Note: To test this analogy, think about using these flight terms with existing companies. Would you ever say, “I hope Google, or Apple, or Salesforce don’t run out of runway?” No, you wouldn’t. If anything you’d say, “I hope they don’t crash!” — These companies are already established in the market — they have taken off and are now soaring and you can bet that their leadership teams are very mindful and careful with how they fly them and what flight path they set course on so that they can extend their range for as long as possible. They have long left the runway! And once a company is “airborne,” there are different challenges that arise along the way.
Back to free falling…
Once your startup is “in the air,” it’s time to get busy building your plane. Depending on your situation and resources available, you could end up with a variety of planes: from a small yet reliable single engine one, to a fancy “Porsche of the sky” or a mega-double-decker jet.
Regardless of the plane you end up with, and despite their apparent differences in looks and performance, they all share the same main components that form their bodies and flying instruments and they are all bound to the same physics of flying: should they push their abilities past their limits, the consequences are always the same — they crash.
In a way, startups and planes are very similar — you can think of each part of a plane as having a corresponding team and function in your company , and a malfunction in one component, if not addressed immediately, can bring the whole thing down.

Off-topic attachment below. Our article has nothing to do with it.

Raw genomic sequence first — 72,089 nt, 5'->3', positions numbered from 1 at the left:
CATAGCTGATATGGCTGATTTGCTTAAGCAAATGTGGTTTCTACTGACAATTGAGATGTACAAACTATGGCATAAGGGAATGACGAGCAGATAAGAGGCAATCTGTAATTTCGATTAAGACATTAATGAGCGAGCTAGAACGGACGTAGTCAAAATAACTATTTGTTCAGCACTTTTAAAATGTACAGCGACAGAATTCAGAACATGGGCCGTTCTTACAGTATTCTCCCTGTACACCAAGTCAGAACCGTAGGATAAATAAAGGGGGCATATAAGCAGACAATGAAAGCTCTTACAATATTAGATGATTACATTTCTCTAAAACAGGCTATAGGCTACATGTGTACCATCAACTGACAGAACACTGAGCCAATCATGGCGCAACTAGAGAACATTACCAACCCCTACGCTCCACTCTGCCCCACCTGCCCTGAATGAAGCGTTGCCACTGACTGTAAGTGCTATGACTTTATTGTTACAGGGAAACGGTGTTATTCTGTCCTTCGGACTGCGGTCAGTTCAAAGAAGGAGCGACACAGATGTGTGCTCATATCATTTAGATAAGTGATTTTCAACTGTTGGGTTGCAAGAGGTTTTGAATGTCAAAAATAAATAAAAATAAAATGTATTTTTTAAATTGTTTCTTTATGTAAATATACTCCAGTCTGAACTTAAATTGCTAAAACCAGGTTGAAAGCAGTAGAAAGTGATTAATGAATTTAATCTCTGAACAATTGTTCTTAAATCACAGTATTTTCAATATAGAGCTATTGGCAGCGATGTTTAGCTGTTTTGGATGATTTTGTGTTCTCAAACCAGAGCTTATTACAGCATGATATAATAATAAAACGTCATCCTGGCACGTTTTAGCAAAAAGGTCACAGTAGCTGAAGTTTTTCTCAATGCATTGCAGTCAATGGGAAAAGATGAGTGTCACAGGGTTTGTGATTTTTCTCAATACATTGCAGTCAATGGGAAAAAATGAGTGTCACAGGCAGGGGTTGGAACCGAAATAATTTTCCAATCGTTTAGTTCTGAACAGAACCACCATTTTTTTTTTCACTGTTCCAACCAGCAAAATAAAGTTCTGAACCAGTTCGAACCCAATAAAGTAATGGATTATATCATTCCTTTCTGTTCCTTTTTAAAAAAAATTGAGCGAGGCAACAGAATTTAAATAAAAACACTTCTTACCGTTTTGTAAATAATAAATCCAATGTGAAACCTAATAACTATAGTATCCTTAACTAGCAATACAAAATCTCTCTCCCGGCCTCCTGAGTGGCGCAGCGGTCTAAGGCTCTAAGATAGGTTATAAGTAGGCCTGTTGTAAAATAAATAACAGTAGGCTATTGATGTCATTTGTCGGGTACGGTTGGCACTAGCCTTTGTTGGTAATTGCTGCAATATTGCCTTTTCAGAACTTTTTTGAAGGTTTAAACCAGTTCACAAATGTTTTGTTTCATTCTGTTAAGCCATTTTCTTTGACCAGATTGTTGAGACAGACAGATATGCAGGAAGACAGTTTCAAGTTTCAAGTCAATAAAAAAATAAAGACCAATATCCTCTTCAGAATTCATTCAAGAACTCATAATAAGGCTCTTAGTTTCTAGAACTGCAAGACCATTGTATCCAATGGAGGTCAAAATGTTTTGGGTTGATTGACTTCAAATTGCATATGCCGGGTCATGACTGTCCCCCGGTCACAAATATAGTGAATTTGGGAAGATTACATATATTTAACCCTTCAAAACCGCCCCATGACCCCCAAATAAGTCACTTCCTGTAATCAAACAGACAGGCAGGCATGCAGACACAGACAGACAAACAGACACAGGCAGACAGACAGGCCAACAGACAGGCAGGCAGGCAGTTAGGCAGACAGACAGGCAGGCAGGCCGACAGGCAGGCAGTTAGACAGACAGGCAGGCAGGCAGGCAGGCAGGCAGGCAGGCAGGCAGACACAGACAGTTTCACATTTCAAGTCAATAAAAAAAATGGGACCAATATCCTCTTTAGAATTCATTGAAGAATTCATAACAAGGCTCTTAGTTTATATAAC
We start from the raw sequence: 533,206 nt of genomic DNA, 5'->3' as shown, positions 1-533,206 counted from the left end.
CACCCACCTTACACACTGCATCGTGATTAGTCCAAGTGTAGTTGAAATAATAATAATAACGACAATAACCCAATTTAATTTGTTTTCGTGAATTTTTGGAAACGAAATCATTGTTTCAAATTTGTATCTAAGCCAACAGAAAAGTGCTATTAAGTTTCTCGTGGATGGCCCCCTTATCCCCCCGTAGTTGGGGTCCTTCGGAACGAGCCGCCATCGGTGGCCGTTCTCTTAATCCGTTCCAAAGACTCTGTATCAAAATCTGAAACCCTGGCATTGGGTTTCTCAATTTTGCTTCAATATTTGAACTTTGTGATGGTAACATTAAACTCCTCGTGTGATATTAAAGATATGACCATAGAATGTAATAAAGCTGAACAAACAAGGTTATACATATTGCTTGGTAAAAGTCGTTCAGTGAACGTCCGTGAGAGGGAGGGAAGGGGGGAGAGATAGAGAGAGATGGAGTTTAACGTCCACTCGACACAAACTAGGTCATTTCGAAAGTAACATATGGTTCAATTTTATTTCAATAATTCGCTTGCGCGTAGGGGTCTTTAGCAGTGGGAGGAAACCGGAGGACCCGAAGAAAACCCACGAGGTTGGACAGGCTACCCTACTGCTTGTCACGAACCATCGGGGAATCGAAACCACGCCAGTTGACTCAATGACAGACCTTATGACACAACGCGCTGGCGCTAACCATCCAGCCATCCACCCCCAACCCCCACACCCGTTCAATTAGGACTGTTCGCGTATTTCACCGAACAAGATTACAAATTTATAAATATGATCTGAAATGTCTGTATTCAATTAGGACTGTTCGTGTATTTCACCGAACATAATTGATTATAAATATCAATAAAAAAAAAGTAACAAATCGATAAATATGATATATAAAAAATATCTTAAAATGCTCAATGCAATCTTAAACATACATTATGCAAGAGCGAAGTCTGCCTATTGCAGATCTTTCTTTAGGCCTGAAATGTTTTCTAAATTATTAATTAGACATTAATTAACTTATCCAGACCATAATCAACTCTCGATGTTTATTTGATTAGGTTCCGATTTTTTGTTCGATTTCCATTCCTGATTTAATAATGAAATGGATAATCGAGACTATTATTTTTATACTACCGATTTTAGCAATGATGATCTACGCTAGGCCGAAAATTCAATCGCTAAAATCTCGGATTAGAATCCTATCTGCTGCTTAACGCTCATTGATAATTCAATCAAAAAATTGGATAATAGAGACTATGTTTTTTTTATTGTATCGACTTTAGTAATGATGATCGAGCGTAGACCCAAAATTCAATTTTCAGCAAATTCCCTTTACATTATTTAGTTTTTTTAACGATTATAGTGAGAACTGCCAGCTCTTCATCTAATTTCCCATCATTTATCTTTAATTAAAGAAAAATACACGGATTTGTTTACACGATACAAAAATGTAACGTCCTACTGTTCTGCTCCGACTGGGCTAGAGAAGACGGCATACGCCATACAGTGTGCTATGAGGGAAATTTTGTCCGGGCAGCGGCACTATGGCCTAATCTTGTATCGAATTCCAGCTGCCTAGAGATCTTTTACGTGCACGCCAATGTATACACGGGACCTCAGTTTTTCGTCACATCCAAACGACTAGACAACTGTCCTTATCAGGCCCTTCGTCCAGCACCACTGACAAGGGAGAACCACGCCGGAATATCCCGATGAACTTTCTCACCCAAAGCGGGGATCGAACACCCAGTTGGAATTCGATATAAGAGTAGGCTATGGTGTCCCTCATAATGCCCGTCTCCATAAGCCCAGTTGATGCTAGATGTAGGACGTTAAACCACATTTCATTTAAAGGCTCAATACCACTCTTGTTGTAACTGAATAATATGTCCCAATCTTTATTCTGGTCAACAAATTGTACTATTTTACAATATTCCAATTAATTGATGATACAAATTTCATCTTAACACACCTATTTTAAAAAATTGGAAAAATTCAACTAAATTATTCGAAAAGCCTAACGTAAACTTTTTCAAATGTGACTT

Let’s start by seeing how each component plays a crucial role in enabling and supporting flight (later on we’ll see how mismanaging these components can spell trouble)
· Cockpit (Product & Project Management): From here you get a great view of what is up ahead. You need clear vision and high-level planning to detect early on when thunderous clouds start to form in your flight path so if needed, you can chart a different course (or as startup CEOs say, “pivot” the company).
· Engines (Engineering): They create the thrust that propels the whole plane forward and provides the speed needed for the wings to generate lift and the control surfaces to be able to manage the plane’s attitude. Your startup’s engineering team is the behind-the-scenes engine of your company — without them, you won’t have any forward momentum.
· Wings (Sales, Marketing & Customer Support): They generate lift and allow the plane to remain up in the air.
· Tail section (CXX & VPs): These are the control surfaces. They correct the plane’s attitude. Like the wings, they relay on the engines to generate enough thrust for them to be effective.
· Main cabin (Customers): Your passengers have a destination to reach (a.k.a. “job to be done”) and have come on board your plane so that you can take them there. They’re relying on your startup to keep its promises and give them a comfortable, easy customer experience.
In order for your customers to reach their destination, it is extremely important that your plane flies as smoothly and efficiently as possible.
This requires that all parts function at optimal performance, and in perfect harmony with each other.
Mismanagement, overload, lack of speed, too much speed and other factors can end in disaster. Here are a few scenarios to avoid:
Cockpit (Product & Project Management):
· Trying to see too far out onto the horizon (such as too far ahead product roadmaps) can cause CEOs to miss seeing the thunderous clouds forming up ahead. Unless you hit your next marker you may not reach your destination. So while keeping an eye over the horizon is important, your focus should be on what’s immediately in front of you.